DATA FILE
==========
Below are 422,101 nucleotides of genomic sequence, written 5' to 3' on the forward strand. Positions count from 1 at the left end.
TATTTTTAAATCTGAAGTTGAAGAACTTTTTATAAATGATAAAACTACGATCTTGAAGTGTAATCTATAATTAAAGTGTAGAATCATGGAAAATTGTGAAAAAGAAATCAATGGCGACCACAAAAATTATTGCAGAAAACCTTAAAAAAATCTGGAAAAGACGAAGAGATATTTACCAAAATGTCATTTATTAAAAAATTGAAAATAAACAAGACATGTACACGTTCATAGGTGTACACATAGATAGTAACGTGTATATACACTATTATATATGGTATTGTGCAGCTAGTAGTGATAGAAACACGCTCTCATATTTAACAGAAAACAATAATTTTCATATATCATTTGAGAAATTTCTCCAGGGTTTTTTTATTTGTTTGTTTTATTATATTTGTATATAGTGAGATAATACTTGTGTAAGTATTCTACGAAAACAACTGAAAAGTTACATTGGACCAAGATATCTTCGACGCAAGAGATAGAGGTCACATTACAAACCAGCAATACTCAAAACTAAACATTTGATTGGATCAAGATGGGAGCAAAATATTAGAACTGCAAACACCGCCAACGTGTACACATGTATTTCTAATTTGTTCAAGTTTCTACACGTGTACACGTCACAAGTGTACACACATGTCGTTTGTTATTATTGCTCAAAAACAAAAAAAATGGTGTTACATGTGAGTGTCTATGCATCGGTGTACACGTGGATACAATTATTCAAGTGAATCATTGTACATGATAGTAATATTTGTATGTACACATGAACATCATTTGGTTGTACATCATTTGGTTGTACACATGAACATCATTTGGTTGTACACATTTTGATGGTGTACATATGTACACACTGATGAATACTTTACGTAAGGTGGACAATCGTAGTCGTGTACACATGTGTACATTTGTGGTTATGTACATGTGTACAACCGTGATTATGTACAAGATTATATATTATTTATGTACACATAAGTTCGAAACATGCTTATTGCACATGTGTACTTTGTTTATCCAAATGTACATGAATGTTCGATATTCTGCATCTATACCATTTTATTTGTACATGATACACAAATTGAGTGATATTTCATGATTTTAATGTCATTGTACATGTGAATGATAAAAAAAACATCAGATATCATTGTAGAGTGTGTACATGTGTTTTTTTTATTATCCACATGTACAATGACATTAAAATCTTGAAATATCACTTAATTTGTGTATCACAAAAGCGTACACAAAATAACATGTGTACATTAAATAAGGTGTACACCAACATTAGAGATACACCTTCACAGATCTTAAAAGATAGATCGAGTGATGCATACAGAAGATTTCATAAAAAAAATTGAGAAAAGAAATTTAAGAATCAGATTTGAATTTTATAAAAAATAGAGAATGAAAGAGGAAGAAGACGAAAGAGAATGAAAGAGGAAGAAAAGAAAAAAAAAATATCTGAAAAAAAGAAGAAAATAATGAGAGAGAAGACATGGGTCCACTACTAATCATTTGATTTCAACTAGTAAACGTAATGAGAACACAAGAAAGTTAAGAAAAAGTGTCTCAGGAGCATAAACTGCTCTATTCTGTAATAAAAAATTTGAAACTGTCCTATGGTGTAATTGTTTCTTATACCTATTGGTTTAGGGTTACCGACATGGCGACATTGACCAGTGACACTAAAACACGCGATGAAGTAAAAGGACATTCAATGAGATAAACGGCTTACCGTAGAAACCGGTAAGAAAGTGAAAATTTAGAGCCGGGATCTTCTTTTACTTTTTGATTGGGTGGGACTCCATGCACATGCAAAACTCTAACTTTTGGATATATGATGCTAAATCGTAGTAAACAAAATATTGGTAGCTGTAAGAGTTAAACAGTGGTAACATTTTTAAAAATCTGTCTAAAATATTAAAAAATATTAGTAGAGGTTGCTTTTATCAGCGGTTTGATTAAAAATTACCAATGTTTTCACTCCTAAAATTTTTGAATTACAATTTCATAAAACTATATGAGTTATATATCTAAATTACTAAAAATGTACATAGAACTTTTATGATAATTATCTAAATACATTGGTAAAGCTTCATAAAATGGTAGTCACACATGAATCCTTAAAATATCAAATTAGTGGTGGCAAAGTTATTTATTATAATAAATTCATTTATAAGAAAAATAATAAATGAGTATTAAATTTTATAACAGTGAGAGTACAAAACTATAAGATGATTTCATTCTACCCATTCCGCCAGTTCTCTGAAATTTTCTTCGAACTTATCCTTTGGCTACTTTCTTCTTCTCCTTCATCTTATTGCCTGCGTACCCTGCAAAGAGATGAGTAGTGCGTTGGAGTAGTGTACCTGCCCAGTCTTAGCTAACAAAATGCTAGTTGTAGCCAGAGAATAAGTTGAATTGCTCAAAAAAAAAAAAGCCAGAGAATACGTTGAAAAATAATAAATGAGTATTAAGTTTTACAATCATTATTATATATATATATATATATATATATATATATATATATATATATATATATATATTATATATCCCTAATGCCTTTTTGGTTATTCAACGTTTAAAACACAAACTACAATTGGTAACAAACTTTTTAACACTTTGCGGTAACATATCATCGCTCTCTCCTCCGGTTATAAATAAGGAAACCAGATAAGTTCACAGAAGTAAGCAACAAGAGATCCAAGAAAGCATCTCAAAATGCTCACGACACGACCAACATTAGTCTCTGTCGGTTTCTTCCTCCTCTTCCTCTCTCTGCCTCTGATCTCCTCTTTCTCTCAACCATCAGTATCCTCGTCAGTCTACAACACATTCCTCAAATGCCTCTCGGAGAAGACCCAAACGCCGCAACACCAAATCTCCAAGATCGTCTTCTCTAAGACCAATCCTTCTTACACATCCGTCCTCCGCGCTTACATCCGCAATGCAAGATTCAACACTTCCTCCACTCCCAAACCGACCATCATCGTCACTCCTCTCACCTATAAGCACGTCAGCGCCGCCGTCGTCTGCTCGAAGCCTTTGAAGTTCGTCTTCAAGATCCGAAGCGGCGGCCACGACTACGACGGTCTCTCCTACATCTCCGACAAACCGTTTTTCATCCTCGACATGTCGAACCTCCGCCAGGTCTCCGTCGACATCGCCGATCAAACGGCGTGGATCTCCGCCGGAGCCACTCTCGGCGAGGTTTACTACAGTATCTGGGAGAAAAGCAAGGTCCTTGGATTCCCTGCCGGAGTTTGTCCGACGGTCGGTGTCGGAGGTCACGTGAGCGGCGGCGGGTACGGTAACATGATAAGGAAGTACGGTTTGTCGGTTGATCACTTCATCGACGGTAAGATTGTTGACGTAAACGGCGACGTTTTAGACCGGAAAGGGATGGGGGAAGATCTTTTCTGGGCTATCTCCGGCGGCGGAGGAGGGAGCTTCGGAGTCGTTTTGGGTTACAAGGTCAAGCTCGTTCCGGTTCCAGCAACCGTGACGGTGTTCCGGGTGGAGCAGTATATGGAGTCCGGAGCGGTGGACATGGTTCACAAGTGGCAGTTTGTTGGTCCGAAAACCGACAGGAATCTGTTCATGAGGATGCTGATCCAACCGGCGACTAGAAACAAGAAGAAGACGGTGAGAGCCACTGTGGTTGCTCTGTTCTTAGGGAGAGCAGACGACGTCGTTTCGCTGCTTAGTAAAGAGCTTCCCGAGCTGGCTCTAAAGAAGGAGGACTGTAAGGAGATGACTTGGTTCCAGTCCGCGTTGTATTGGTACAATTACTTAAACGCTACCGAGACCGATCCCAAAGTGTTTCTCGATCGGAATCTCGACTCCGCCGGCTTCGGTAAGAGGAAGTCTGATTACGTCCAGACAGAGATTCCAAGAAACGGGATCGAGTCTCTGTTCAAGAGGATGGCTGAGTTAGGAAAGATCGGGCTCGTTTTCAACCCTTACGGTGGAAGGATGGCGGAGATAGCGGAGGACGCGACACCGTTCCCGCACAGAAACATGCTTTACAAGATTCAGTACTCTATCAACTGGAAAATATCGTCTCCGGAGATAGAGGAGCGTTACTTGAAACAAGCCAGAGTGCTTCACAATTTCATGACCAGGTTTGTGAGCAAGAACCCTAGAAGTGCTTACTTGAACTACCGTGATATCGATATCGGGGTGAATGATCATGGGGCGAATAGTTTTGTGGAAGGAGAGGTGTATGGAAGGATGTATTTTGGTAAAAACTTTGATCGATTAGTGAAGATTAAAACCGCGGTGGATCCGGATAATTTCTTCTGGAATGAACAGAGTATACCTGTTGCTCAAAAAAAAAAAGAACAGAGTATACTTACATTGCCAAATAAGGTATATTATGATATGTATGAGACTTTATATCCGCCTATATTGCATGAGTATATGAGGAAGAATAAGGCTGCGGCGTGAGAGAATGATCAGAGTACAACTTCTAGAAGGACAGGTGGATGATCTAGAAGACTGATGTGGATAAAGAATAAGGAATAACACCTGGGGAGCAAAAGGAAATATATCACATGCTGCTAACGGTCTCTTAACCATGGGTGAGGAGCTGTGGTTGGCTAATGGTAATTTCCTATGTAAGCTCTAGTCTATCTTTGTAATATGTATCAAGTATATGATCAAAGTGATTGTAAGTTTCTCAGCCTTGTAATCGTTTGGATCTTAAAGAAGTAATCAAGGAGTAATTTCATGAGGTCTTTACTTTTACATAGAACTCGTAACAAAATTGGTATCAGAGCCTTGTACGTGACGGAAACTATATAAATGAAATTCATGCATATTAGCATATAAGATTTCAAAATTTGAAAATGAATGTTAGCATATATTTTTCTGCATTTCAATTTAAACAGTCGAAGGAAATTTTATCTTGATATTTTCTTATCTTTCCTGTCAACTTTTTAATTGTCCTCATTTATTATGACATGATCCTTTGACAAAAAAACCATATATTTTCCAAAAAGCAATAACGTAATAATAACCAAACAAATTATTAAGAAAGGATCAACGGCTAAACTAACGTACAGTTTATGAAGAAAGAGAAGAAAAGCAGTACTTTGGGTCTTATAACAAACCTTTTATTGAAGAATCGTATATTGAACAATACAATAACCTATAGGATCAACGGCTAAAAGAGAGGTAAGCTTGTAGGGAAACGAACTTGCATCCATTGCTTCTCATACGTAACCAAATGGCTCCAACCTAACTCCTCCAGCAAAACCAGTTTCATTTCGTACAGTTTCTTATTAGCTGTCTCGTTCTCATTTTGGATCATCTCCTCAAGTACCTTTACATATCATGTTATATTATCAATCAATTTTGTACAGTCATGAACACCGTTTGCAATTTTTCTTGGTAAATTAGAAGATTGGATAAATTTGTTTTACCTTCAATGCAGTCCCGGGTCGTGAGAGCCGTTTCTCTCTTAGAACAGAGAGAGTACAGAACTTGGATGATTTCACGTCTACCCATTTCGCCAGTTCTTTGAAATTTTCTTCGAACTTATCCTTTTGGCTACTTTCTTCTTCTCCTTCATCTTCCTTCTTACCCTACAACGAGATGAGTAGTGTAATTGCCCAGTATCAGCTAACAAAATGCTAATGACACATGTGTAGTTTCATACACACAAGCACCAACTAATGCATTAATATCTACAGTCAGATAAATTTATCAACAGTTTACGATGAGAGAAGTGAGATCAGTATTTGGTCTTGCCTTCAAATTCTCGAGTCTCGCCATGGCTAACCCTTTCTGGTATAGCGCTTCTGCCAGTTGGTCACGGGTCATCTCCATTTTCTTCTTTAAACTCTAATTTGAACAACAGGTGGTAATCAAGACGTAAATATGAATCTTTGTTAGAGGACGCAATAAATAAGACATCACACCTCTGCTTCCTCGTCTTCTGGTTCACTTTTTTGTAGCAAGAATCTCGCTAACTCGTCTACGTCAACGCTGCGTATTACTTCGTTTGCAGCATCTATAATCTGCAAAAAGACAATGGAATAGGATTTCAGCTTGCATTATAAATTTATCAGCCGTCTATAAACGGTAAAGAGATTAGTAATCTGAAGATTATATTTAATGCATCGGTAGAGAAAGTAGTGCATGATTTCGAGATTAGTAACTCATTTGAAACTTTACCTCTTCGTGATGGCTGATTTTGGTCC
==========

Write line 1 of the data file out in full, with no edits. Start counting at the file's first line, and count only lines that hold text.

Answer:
Below are 422,101 nucleotides of genomic sequence, written 5' to 3' on the forward strand. Positions count from 1 at the left end.